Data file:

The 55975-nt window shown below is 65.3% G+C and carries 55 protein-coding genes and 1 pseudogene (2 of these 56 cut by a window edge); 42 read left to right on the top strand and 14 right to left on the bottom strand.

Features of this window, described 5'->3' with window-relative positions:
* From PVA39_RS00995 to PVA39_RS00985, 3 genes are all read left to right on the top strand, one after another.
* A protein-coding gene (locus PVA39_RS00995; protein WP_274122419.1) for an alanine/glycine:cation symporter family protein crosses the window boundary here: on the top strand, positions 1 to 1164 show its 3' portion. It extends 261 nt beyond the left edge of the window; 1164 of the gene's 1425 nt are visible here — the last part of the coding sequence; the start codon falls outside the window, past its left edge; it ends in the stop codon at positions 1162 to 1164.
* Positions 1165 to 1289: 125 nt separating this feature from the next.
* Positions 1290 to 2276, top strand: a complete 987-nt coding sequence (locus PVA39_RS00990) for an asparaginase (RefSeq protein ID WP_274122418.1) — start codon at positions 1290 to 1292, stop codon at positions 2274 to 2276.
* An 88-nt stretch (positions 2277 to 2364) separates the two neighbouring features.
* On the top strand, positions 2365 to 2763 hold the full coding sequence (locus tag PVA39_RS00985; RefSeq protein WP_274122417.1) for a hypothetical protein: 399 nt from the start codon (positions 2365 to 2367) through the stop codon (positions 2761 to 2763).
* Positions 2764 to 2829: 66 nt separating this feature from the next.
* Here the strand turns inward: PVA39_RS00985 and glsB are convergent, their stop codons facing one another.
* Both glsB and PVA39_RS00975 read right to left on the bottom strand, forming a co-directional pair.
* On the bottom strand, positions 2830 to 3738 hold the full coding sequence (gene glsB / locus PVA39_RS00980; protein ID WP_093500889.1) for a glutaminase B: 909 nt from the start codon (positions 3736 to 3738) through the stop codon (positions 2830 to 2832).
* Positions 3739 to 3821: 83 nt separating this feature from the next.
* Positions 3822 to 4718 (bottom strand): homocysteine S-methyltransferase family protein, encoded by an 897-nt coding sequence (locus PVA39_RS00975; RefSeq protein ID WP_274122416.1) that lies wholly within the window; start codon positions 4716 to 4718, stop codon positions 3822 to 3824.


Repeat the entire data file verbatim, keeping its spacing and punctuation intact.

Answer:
The 55975-nt window shown below is 65.3% G+C and carries 55 protein-coding genes and 1 pseudogene (2 of these 56 cut by a window edge); 42 read left to right on the top strand and 14 right to left on the bottom strand.

Features of this window, described 5'->3' with window-relative positions:
* From PVA39_RS00995 to PVA39_RS00985, 3 genes are all read left to right on the top strand, one after another.
* A protein-coding gene (locus PVA39_RS00995; protein WP_274122419.1) for an alanine/glycine:cation symporter family protein crosses the window boundary here: on the top strand, positions 1 to 1164 show its 3' portion. It extends 261 nt beyond the left edge of the window; 1164 of the gene's 1425 nt are visible here — the last part of the coding sequence; the start codon falls outside the window, past its left edge; it ends in the stop codon at positions 1162 to 1164.
* Positions 1165 to 1289: 125 nt separating this feature from the next.
* Positions 1290 to 2276, top strand: a complete 987-nt coding sequence (locus PVA39_RS00990) for an asparaginase (RefSeq protein ID WP_274122418.1) — start codon at positions 1290 to 1292, stop codon at positions 2274 to 2276.
* An 88-nt stretch (positions 2277 to 2364) separates the two neighbouring features.
* On the top strand, positions 2365 to 2763 hold the full coding sequence (locus tag PVA39_RS00985; RefSeq protein WP_274122417.1) for a hypothetical protein: 399 nt from the start codon (positions 2365 to 2367) through the stop codon (positions 2761 to 2763).
* Positions 2764 to 2829: 66 nt separating this feature from the next.
* Here the strand turns inward: PVA39_RS00985 and glsB are convergent, their stop codons facing one another.
* Both glsB and PVA39_RS00975 read right to left on the bottom strand, forming a co-directional pair.
* On the bottom strand, positions 2830 to 3738 hold the full coding sequence (gene glsB / locus PVA39_RS00980; protein ID WP_093500889.1) for a glutaminase B: 909 nt from the start codon (positions 3736 to 3738) through the stop codon (positions 2830 to 2832).
* Positions 3739 to 3821: 83 nt separating this feature from the next.
* Positions 3822 to 4718 (bottom strand): homocysteine S-methyltransferase family protein, encoded by an 897-nt coding sequence (locus PVA39_RS00975; RefSeq protein ID WP_274122416.1) that lies wholly within the window; start codon positions 4716 to 4718, stop codon positions 3822 to 3824.